4.1. Tutorial 1: Hello, World!

This tutorial explains how to build and run a simple “hello world” enclave. An enclave consists of an eapp and a runtime, but also needs the host that initializes and launches the enclave. Thus, each enclave source tree contains at least the host and eapp.

Before jumping into the tutorial, please complete Quick Start.

4.1.1. Prerequisite

The Eyrie runtime allows the enclave to be statically linked with libc, and will then support a few standard functions such as printf. This is not a secure I/O interface, but is useful for demos and benchmarking.

Set PATH to include RISC-V tools and KEYSTONE_SDK_DIR to point the absolute path of the installed SDK.

Let’s take a look at the example provided in Keystone SDK.

ls sdk/examples/hello

You can find two directories and CMakeLists.txt.

4.1.2. Enclave Application: hello.c

Open hello.c file in sdk/exmamples/hello/eapp/. This is the source code of the enclave application.

#include <stdio.h>

int main()
{
  printf("hello, world!\n");
  return 0;
}

This is the standard C program that we will run isolated in an enclave.

4.1.3. Host Application: host.cpp

Open host.cpp in sdk/examples/hello/host/. This is the source code of the host application.

#include "keystone.h"
#include "edge_call.h"
int main(int argc, char** argv)
{
  Keystone::Enclave enclave;
  Keystone::Params params;

  params.setFreeMemSize(1024*1024);
  params.setUntrustedMem(DEFAULT_UNTRUSTED_PTR, 1024*1024);

  enclave.init(argv[1], argv[2], params);

  enclave.registerOcallDispatch(incoming_call_dispatch);
  edge_call_init_internals((uintptr_t) enclave.getSharedBuffer(),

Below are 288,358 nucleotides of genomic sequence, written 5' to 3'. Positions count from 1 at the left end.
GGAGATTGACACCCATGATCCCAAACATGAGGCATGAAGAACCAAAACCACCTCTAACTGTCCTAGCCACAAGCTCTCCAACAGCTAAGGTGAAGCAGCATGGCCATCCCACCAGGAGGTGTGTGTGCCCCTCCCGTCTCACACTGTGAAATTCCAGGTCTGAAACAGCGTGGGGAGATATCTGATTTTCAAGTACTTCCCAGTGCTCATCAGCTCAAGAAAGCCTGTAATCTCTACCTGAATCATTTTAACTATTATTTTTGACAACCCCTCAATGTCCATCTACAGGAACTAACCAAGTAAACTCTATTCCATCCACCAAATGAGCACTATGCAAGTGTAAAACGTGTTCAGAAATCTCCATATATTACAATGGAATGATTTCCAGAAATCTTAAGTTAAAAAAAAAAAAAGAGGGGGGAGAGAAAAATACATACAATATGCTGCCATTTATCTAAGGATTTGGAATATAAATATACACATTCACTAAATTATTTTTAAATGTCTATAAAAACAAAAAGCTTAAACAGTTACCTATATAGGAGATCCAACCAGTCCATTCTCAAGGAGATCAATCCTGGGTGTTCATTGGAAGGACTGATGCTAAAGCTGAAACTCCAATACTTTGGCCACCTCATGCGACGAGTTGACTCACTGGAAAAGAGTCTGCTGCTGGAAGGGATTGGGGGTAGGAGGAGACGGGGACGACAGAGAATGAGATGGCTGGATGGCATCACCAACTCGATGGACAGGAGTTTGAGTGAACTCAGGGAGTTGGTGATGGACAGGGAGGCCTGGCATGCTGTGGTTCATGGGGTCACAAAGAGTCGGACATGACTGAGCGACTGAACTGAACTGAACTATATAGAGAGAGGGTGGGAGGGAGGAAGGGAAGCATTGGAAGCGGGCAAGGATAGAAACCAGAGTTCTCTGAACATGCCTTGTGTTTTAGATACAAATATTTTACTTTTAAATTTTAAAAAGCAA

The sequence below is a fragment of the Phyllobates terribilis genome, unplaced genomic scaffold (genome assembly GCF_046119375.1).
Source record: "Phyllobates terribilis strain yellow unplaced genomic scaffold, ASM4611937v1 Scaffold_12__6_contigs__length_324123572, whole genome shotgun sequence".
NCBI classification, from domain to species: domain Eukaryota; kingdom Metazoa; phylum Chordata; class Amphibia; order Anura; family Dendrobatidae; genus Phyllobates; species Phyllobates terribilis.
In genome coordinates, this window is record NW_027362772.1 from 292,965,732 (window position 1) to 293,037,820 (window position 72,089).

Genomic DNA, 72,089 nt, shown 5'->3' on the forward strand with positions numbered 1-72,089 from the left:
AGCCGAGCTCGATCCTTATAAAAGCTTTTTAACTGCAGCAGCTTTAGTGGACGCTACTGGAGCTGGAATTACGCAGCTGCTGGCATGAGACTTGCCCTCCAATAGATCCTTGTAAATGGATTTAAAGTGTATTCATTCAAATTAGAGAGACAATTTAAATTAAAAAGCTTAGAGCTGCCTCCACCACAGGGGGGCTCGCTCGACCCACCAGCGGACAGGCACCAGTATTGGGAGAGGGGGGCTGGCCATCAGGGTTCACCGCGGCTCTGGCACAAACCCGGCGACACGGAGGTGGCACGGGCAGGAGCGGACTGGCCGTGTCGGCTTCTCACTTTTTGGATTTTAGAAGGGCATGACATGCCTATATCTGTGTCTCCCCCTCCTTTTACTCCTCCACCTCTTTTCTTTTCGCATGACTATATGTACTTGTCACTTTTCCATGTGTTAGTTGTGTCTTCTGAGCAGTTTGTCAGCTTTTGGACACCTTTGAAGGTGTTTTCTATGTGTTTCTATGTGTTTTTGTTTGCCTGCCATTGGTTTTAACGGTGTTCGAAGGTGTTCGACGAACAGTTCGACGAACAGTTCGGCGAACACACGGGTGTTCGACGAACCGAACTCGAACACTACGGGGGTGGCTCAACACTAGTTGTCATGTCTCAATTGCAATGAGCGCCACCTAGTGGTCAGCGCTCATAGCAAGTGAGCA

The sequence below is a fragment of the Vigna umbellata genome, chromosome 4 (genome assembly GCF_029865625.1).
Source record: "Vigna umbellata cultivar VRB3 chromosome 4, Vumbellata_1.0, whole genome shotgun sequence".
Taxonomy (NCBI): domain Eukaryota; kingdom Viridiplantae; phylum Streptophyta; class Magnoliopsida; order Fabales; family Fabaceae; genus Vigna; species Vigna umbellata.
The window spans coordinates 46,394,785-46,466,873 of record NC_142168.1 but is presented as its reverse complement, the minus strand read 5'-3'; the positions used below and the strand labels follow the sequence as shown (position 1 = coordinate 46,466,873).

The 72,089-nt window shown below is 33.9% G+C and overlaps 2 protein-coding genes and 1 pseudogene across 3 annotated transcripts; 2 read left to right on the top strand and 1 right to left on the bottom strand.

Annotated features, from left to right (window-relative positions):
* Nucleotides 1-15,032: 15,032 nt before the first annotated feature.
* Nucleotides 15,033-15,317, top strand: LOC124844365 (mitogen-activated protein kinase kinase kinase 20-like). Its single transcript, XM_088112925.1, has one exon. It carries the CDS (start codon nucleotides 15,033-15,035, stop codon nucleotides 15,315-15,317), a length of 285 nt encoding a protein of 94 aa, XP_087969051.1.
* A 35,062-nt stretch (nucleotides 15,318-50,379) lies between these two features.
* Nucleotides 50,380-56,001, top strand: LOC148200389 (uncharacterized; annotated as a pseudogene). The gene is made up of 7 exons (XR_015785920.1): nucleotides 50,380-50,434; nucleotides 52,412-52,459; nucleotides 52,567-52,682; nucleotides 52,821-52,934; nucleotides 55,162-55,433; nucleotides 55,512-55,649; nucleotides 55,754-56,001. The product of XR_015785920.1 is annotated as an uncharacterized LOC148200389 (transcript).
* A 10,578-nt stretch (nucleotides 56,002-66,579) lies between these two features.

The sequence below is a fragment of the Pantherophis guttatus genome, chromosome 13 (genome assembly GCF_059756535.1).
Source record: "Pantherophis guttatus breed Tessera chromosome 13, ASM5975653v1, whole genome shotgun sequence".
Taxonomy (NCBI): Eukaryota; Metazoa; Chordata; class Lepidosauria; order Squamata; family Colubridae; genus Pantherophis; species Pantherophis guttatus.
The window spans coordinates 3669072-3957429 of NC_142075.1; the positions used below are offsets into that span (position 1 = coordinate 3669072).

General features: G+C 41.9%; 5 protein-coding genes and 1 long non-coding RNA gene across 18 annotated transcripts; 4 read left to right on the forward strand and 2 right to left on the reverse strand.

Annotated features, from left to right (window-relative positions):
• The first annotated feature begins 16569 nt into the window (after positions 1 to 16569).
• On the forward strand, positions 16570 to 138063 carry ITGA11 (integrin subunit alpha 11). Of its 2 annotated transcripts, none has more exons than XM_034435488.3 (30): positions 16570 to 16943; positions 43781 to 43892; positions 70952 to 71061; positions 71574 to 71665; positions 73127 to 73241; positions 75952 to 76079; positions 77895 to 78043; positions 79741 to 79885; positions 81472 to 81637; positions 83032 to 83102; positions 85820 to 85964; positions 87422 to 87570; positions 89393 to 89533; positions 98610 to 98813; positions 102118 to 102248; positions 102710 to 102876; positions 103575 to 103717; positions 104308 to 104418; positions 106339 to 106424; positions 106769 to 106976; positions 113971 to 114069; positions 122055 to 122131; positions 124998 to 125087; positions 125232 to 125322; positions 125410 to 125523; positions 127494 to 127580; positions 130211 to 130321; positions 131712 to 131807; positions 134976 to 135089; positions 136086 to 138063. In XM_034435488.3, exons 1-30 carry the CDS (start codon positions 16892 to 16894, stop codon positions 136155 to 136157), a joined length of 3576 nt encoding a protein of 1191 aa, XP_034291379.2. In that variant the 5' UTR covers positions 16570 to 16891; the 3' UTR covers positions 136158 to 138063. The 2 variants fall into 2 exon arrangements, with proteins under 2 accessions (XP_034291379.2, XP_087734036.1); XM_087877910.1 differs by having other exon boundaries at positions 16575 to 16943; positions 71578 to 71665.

enclave.getSharedBufferSize());

  enclave.run();

  return 0;
}

keystone.h contains Keystone::Enclave class which has several member functions to control the enclave.

Following code initializes the enclave memory with the eapp/runtime.

Keystone::Enclave enclave;
Keystone::Params params;
enclave.init(<eapp binary>, <runtime binary>, params);

Keystone::Params class is defined in sdk/include/host/params.h, and contains enclave parameters such as the size of free memory and the address/size of the untrusted shared buffer. These parameters can be configured by following lines:

params.setFreeMemSize(1024*1024);
params.setUntrustedMem(DEFAULT_UNTRUSTED_PTR, 1024*1024);

In order to handle the edge calls (including system calls), the enclave must register the edge call handler and initialize the buffer addresses. This is done as following:

enclave.registerOcallDispatch(incoming_call_dispatch);
edge_call_init_internals((uintptr_t) enclave.getSharedBuffer(),
  enclave.getSharedBufferSize());

Finally, the host launches the enclave by

enclave.run();

4.1.4. Enclave Package

CMakeLists.txt contains packaging commands using makeself. makeself generates a self-extracting archive with a start-up command.

In order to build the example, try the following in the build directory:

make hello-package

This will generate an enclave package named hello.ke under <build directory>/examples/hello. hello.ke is an self-extracting archive file for the enclave.

Next, copy the package into the buildroot overlay directory.

# in the build directory
cp examples/hello/hello.ke ./overlay

Running make image in the top-level directory (keystone) will generate the buildroot disk image containing the copied package.

# go to top-level keystone directory
make image

4.1.5. Deploying Enclave

Boot the machine with QEMU.

./scripts/run-qemu.sh

Insert the Keystone driver

# [inside QEMU]
insmod keystone-driver.ko

Deploy the enclave

# [inside QEMU]
./hello/hello.ke

You’ll see the enclave running!

Verifying archive integrity... All good.
Uncompressing Keystone Enclave Package
hello, world!